Unfortunately, the Pats stooped down to the Titans level in the aftermath of the situation, leading to three personal foul penalties in one drive, making it a real short field for the Titans, who promptly put up a field goal to make it a six point game. Now we’re in the playoffs, and as much as I hate Mangini, he is still a very crafty coach. He will find a way to exploit any situation that could potentially alter the gameplan Belichick had engineered against him, and if the Pats do divert from the simple strategy of playing smart football, that’s when they are at their weakest.

There will be a lot of mind games being played from both sides. Watch for the longest injury list in the history of the league to be released on Wednesday. Plus, the Jets will come out with a ton of trick plays, many of which will probably look familiar since they will all be lifted from Bill’s repertoire. See, Mangini knows that, win or lose, his job security is not in question. And considering that the Jets were not expected to do much of anything this year (what, maybe six, seven, eight wins at the maximum?), Mangini will play this game with reckless abandon, leading his troops up the interstate, hell-bent on again proving that the pupil can teach the master a thing or two and pull off one of the biggest shockers in the playoffs in recent memory. Again, I gotta say…I just don’t see much of that scenario being played out.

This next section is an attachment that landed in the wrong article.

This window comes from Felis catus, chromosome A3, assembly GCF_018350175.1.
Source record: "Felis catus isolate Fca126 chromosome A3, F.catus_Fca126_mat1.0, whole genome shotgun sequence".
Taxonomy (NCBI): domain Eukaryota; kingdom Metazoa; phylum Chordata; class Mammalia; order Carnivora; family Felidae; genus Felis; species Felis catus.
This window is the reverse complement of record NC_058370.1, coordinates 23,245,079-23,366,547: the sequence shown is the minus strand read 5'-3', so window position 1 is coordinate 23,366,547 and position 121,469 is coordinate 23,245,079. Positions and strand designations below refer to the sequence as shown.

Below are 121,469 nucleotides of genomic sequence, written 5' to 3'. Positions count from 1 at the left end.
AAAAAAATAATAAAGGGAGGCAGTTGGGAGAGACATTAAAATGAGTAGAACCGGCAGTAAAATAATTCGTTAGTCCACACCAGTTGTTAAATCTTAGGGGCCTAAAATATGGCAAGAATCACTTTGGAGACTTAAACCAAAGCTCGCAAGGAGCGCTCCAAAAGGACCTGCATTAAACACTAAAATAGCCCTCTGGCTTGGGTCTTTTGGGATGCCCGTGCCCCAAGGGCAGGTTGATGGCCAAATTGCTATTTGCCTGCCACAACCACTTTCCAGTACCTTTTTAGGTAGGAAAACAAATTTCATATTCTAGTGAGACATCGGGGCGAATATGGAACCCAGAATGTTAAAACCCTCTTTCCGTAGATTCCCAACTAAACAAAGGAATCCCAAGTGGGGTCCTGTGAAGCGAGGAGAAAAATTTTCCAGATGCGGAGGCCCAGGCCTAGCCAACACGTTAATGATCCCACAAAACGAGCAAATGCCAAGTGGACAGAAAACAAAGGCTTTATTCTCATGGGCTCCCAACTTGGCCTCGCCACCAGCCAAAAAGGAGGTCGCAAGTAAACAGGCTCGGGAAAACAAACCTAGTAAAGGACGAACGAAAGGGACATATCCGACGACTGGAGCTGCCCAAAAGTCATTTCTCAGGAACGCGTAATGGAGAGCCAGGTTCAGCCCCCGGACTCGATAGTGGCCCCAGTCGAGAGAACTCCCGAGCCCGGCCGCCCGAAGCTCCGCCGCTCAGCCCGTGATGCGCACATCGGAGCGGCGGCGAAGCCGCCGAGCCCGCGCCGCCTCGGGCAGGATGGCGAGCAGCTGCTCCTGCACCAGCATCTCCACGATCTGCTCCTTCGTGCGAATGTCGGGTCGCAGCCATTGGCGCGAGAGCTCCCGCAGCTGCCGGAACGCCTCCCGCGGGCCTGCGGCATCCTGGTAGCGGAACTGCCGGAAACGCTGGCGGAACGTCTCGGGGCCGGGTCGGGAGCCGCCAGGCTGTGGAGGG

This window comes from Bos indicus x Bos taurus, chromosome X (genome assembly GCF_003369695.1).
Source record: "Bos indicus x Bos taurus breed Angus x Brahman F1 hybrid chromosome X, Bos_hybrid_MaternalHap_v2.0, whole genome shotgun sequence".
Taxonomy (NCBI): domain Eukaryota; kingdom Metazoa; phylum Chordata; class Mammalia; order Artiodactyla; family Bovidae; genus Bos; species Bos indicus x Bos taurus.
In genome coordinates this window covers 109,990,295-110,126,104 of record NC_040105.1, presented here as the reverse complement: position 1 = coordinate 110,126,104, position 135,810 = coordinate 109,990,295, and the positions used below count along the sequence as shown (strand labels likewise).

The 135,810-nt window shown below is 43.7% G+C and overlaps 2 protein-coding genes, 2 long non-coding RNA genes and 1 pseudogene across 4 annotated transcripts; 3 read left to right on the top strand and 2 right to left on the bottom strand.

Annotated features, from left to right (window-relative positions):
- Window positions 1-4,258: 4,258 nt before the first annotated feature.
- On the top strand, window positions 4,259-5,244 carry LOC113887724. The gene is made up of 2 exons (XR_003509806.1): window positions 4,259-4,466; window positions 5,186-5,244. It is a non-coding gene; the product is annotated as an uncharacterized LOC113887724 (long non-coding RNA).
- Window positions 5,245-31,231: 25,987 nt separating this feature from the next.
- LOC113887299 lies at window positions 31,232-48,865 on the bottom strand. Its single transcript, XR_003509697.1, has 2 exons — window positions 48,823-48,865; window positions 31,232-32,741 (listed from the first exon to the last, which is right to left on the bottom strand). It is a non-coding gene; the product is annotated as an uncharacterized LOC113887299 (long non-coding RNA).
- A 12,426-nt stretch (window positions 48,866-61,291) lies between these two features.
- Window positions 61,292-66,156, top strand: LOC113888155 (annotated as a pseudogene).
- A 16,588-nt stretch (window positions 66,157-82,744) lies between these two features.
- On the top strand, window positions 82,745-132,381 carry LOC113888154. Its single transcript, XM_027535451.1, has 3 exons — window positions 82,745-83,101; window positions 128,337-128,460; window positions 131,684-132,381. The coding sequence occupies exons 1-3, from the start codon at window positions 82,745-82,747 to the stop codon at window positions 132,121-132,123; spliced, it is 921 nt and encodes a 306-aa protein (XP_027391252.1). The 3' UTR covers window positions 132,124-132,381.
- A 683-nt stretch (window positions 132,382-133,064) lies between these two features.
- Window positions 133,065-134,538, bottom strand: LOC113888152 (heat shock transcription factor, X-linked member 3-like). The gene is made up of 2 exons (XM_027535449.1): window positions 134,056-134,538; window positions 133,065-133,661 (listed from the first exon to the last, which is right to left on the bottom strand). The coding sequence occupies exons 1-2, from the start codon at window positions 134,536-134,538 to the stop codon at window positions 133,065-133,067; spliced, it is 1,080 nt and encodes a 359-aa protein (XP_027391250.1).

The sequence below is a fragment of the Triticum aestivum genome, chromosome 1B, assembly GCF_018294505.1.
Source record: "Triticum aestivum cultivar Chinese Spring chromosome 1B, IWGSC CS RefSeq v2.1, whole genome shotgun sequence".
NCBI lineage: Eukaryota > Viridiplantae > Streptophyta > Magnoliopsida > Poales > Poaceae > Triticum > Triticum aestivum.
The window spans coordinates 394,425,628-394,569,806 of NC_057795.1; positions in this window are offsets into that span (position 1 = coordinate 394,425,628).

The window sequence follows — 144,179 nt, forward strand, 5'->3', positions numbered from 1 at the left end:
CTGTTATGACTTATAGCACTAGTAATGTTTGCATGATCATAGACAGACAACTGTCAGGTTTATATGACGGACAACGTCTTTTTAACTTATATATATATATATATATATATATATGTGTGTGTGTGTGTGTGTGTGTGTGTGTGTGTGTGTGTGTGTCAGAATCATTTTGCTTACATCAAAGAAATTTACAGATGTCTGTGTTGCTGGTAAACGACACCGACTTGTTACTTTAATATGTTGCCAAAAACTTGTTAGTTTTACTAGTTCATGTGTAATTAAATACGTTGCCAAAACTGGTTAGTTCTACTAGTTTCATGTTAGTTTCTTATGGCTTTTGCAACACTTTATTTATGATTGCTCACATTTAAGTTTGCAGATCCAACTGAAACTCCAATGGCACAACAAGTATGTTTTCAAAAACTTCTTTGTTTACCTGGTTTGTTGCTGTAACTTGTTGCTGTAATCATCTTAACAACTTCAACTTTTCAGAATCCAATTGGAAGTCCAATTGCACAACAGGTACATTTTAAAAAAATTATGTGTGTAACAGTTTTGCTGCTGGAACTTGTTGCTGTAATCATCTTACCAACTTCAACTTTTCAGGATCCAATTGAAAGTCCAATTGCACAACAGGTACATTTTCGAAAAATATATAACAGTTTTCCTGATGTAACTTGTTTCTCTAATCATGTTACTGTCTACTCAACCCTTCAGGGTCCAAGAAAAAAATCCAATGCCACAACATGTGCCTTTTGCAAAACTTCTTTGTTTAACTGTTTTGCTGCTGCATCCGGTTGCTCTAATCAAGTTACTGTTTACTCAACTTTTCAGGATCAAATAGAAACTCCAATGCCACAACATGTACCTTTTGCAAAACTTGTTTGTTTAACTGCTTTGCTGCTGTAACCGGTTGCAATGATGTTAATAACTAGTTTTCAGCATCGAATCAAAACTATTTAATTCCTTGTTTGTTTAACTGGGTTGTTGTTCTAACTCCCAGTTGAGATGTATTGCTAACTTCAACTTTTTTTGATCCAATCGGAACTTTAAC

Today was “Black Monday” in the NFL, and two coaches received their pink slips, Dennis Green in Arizona and Jim Mora, Jr. in Atlanta. Now the first one is not very surprising. Even before the season started, it was understood that Green was on the hottest of all “hot seats.” He had the best combination of receivers in the league (Anquan Boldin, Larry Fitzgerald), a lot of good, young pieces on defense (Bertrum Berry, Karlos Dansby, Darnell Dockett, Antrell Rolle, and Adrian Wilson, who is one of the most underrated secondary players in the league, the guy can flat out play), and one of the best backs in the league (Edgerrin James). In the end though, they could never find an offensive line that could protect their offensive assets, including James, who had his worst yards per carry at season’s end in his career, and Kurt Warner and Matt Leinart, two quarterbacks who were being constantly rushed into mistakes (17 TDs, 17 INTs combined). Green basically knew the jig was up when Arizona lost to the Bears in an epic meltdown that just so happened to be on national TV on Monday Night Football, followed by Green dropping the sound bite of the year (see “Best Quote” from “Awards” column). Green could not get over the fact that his line was terrible. I mean even if they had something that resembled anything decent, this team has potential to win seven or eight games a year, and hey, in the NFC, that’s almost good enough to make the playoffs. But with his make-shift line, the Cards underachieved for basically his entire tenure (only 14 wins in three years) and Green was sent packing today. Mora was someone who most believed was not in too much trouble coming into the season. That is until a few weeks ago, where he made it clear that the head coaching gig at the University of Washington was his dream job. Also, when his dad, a former coach (Playoffs!?) and presently, a radio commentator for Fox Sports, said that the Falcons’ franchise quarterback, Michael Vick, was a “coach killer.” Now, given all of that, when you add in a season where the Falcons could have, and should have, easily made the playoffs given how weak the NFC South, not to mention, the entire NFC, was this year, and Mora is now out of a job. Unlike Green, I think that Mora will end up coordinating again in the NFL, as he already had a stint of being a defensive coordinator at San Francisco. Then, he will wait out the contract of Tyrone Willingham in Washington, and try his best to land there.